Damselflies: Austrolestes leda

Damselflies Austroagrion cyane Austroagrion watsoni Austroargiolestes calcaris Austrocnemis splendida Austrolestes annulosus Austrolestes aridus Austrolestes cingulatus Austrolestes io Austrolestes leda Austrolestes psyche Coenagrion lyelli Hemiphlebia mirabilis Ischnura aurora Ischnura heterosticta Pseudagrion microcephalum Xanthagrion erythroneurum Dragonflies Anax papuensis Archaeosynthemis orientalis Austroaeschna ingrid Austroaeschna multipunctata Austroaeschna unicornis Austrogomphus guerini Austropetalia tonyana Austrothemis nigrescens Crocothemis nigrifrons Dendroaeschna conspersa Diplacodes bipunctata Diplacodes haematodes Diplacodes melanopsis Diplacodes trivialis Eusynthemis virgula Hemicordulia australiae Hemicordulia tau Notoaeschna sagittata Orthetrum caledonicum Parasynthemis regina Petalura gigantea Procordulia jacksoniensis Synthemis eustalacta Telephlebia brevicauda
distribution map
Source: ALA

♂ Grampians, VIC

♀ Grampians, VIC

♂ unusual "spreadwing" posture
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Common Namewandering ringtail
FamilyLestidae (ringtails)
Genus/SpeciesAustrolestes leda (Selys, 1862)
Abundance &
Distribution
Common in Victoria and eastern NSW but occurs as far north as Cairns and also in through much of inland Australia.
HabitatCan be found at most still water and some slow sections of streams.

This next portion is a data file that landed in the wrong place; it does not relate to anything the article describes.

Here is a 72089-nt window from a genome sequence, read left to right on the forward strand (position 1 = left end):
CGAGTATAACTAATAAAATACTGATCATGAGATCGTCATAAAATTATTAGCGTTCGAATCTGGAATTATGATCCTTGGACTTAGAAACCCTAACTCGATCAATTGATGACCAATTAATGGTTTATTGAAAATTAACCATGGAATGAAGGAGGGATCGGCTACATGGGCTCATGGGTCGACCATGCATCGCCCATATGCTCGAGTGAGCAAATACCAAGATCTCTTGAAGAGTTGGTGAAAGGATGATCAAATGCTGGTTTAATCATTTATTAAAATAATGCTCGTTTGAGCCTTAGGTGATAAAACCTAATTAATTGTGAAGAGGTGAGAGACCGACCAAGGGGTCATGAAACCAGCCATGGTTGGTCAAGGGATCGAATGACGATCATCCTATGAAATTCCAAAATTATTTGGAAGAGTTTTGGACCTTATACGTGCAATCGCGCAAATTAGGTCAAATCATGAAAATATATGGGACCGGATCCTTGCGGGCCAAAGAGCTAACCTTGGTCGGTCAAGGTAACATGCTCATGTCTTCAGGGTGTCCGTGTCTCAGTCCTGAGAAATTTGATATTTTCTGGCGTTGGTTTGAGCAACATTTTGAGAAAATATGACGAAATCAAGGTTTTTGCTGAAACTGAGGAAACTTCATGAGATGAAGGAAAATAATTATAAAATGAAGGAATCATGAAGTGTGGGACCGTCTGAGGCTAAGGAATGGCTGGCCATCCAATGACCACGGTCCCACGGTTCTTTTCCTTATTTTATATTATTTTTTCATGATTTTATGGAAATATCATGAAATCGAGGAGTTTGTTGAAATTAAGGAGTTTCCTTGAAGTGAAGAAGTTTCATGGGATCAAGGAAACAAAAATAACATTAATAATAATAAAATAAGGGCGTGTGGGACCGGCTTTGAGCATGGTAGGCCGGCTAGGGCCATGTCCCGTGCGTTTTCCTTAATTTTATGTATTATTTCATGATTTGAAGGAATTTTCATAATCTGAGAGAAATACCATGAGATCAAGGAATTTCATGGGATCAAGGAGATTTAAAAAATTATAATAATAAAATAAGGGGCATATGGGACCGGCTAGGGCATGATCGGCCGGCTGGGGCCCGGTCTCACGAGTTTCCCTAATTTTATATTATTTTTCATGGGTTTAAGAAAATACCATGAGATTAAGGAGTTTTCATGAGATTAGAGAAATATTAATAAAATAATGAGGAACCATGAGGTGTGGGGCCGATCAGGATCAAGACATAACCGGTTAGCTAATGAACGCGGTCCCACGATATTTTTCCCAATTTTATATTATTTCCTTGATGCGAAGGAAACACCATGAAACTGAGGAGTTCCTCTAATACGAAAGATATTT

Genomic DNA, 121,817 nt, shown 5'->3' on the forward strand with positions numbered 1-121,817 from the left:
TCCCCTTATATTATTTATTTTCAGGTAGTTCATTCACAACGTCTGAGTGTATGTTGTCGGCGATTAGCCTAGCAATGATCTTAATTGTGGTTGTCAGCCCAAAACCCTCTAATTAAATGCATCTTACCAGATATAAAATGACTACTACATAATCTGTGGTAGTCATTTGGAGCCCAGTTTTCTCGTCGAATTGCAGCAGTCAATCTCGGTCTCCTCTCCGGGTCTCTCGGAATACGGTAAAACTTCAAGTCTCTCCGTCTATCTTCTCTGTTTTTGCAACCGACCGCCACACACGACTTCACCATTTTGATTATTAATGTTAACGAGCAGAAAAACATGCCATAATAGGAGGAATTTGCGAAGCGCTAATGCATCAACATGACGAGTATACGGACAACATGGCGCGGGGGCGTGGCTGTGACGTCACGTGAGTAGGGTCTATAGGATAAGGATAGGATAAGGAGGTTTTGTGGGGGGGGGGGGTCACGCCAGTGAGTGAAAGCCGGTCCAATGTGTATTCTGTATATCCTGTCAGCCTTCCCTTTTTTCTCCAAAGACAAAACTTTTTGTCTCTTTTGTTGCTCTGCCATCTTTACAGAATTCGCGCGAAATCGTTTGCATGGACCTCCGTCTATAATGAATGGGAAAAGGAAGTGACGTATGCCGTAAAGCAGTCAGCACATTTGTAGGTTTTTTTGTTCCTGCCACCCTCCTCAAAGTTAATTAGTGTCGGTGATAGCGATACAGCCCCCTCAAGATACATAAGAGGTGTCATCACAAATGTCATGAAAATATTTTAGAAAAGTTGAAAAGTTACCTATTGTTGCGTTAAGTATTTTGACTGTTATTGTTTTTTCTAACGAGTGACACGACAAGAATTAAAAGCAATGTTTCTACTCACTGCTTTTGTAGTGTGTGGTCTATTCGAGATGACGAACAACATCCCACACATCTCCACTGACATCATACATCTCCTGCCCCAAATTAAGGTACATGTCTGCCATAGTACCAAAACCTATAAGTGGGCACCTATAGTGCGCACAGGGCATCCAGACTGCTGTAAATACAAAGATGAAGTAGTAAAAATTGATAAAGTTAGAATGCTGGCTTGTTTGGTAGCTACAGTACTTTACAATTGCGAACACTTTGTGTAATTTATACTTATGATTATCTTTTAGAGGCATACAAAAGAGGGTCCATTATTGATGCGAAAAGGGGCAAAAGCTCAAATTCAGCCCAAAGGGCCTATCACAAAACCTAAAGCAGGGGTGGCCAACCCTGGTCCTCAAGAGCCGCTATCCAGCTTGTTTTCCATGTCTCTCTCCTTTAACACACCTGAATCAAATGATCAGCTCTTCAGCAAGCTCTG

Description &
Identification
Mature males are mostly black but with significant blue markings. Immature males and females are less blue but the pale should (antehumeral) stripe is diagnostic, with its additional small mark below its end.
Similar SpeciesAustrolestes io is very similar and can only be separated from photographs by seeing details of the neck and abdominal segment 2. Other species in this genus may appear superficially similar but their patterns around the antehumeral stripe are different.
Behaviour &
Observations
Like others in the Austrolestes genus, this species usually perches with its wings closed above its body. However in December 2013 I observed a male holding his wings in the "spread-wing" fashion. This is known for some overseas lestids but is probably the first recording of this behaviour for and Austrolestes. I followed this damselfly around the swamp a little and his flight or other behaviour did not seem adversely affected (i.e. it was uninjured).
LinksBrisbane Insects
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Page Updated: 27-Oct-2016
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